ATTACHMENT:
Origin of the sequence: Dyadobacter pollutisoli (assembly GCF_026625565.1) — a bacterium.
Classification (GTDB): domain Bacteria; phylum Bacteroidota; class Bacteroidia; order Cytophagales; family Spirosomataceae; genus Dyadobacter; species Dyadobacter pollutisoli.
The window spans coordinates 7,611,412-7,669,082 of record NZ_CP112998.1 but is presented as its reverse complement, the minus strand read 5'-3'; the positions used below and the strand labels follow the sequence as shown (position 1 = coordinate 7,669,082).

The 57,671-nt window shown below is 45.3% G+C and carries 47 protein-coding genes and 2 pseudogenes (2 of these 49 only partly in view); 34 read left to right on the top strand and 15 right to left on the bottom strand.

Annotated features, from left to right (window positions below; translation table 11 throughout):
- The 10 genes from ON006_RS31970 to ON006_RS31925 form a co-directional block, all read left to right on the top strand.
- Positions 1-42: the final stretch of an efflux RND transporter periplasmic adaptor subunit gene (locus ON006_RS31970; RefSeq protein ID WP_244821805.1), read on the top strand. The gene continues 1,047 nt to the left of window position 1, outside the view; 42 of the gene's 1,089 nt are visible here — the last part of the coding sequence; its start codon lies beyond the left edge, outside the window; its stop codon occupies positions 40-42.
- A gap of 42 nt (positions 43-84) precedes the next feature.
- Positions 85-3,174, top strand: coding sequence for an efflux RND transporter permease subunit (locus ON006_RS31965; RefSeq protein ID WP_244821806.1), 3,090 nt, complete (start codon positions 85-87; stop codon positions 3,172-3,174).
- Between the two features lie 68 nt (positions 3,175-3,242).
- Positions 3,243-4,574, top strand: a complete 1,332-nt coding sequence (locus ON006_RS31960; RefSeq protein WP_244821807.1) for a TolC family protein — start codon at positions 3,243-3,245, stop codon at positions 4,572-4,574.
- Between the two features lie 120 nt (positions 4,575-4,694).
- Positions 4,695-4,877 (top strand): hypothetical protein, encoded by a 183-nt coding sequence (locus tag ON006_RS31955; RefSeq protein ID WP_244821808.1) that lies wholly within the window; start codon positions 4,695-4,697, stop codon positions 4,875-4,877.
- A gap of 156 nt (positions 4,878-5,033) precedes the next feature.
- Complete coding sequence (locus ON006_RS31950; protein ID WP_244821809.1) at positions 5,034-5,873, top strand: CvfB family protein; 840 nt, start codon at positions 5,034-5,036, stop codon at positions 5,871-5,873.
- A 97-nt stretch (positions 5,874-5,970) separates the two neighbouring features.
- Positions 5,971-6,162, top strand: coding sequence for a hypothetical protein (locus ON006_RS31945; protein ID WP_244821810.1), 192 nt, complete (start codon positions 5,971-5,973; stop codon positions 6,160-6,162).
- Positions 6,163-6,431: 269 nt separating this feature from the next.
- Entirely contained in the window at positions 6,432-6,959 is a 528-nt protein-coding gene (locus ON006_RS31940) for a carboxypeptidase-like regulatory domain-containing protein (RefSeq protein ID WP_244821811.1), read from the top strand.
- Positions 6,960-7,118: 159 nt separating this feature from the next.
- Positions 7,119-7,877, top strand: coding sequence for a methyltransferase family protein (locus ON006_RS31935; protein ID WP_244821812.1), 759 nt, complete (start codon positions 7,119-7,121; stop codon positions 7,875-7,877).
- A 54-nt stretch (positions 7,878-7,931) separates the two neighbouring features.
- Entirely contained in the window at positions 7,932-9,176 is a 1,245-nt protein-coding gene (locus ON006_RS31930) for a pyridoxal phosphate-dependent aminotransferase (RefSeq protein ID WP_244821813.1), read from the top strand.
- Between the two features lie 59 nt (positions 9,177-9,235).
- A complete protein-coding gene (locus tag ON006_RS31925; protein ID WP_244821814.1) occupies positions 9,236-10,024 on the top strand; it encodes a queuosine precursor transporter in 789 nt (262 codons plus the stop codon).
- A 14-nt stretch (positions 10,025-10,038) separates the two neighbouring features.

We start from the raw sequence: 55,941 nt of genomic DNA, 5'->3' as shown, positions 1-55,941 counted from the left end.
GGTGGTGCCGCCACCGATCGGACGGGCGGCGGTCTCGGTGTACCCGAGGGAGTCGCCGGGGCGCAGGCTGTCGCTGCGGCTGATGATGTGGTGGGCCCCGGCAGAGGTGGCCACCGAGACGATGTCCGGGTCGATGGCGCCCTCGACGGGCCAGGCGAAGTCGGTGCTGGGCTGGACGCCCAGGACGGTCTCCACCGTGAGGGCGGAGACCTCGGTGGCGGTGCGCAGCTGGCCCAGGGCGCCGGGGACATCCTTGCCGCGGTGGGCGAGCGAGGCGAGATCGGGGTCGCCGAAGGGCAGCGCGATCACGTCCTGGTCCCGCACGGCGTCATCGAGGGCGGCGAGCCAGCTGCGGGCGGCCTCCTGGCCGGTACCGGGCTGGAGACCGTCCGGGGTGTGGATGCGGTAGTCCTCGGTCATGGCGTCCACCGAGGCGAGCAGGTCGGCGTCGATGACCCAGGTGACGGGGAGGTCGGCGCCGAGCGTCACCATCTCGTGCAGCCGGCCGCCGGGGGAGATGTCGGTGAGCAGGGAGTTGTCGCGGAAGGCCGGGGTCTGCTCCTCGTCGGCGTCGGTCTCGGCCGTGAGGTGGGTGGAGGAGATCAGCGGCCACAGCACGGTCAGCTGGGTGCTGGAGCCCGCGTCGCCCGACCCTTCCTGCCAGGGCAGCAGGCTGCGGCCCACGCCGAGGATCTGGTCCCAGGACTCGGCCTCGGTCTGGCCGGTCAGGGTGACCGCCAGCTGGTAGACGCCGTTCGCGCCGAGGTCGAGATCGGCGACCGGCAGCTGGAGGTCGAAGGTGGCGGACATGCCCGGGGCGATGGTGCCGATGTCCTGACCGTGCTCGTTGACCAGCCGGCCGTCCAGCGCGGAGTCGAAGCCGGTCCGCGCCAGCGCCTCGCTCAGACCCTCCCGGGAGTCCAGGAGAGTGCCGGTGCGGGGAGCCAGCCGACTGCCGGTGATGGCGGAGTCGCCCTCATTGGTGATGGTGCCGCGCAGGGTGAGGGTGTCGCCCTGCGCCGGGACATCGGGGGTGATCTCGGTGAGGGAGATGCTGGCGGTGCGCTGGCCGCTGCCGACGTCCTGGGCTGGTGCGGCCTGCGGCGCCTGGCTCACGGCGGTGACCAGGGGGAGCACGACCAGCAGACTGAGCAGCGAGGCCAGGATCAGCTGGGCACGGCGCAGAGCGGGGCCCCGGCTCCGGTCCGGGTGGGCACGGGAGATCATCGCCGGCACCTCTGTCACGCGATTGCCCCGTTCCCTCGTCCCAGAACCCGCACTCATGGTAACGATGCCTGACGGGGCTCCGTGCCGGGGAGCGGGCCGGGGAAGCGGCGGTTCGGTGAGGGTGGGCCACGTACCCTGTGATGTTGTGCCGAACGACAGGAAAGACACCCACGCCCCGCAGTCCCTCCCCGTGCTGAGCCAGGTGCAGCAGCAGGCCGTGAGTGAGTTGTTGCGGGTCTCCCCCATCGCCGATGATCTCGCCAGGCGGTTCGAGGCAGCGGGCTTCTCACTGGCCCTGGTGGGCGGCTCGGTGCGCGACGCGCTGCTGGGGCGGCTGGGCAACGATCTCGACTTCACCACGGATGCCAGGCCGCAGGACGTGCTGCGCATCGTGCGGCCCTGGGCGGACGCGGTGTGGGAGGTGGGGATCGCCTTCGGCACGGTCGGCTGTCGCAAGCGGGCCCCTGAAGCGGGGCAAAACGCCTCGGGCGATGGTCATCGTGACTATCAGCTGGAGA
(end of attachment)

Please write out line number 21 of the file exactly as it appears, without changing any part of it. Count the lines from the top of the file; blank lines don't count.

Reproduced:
- Positions 7,119-7,877, top strand: coding sequence for a methyltransferase family protein (locus ON006_RS31935; protein ID WP_244821812.1), 759 nt, complete (start codon positions 7,119-7,121; stop codon positions 7,875-7,877).